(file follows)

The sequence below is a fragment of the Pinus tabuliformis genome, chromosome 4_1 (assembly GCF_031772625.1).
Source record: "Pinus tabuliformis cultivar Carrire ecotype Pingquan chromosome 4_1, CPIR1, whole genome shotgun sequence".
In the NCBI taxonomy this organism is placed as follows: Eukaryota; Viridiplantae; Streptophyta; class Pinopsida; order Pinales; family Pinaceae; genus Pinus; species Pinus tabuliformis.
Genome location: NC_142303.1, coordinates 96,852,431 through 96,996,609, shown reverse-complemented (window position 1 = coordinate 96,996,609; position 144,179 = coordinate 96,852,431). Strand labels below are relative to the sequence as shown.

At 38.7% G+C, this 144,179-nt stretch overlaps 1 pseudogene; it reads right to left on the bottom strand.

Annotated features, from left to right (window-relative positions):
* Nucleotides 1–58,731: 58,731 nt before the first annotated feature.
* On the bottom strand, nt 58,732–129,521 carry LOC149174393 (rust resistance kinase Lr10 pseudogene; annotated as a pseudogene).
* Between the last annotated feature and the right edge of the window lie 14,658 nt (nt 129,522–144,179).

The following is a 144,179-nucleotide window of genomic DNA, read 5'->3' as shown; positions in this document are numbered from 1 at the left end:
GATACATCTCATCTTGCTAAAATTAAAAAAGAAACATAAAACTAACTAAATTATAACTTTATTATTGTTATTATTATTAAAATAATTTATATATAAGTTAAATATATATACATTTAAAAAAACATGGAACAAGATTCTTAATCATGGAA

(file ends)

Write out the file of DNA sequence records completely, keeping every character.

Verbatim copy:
The sequence below is a fragment of the Pinus tabuliformis genome, chromosome 4_1 (assembly GCF_031772625.1).
Source record: "Pinus tabuliformis cultivar Carrire ecotype Pingquan chromosome 4_1, CPIR1, whole genome shotgun sequence".
In the NCBI taxonomy this organism is placed as follows: Eukaryota; Viridiplantae; Streptophyta; class Pinopsida; order Pinales; family Pinaceae; genus Pinus; species Pinus tabuliformis.
Genome location: NC_142303.1, coordinates 96,852,431 through 96,996,609, shown reverse-complemented (window position 1 = coordinate 96,996,609; position 144,179 = coordinate 96,852,431). Strand labels below are relative to the sequence as shown.

At 38.7% G+C, this 144,179-nt stretch overlaps 1 pseudogene; it reads right to left on the bottom strand.

Annotated features, from left to right (window-relative positions):
* Nucleotides 1–58,731: 58,731 nt before the first annotated feature.
* On the bottom strand, nt 58,732–129,521 carry LOC149174393 (rust resistance kinase Lr10 pseudogene; annotated as a pseudogene).
* Between the last annotated feature and the right edge of the window lie 14,658 nt (nt 129,522–144,179).

The following is a 144,179-nucleotide window of genomic DNA, read 5'->3' as shown; positions in this document are numbered from 1 at the left end:
GATACATCTCATCTTGCTAAAATTAAAAAAGAAACATAAAACTAACTAAATTATAACTTTATTATTGTTATTATTATTAAAATAATTTATATATAAGTTAAATATATATACATTTAAAAAAACATGGAACAAGATTCTTAATCATGGAA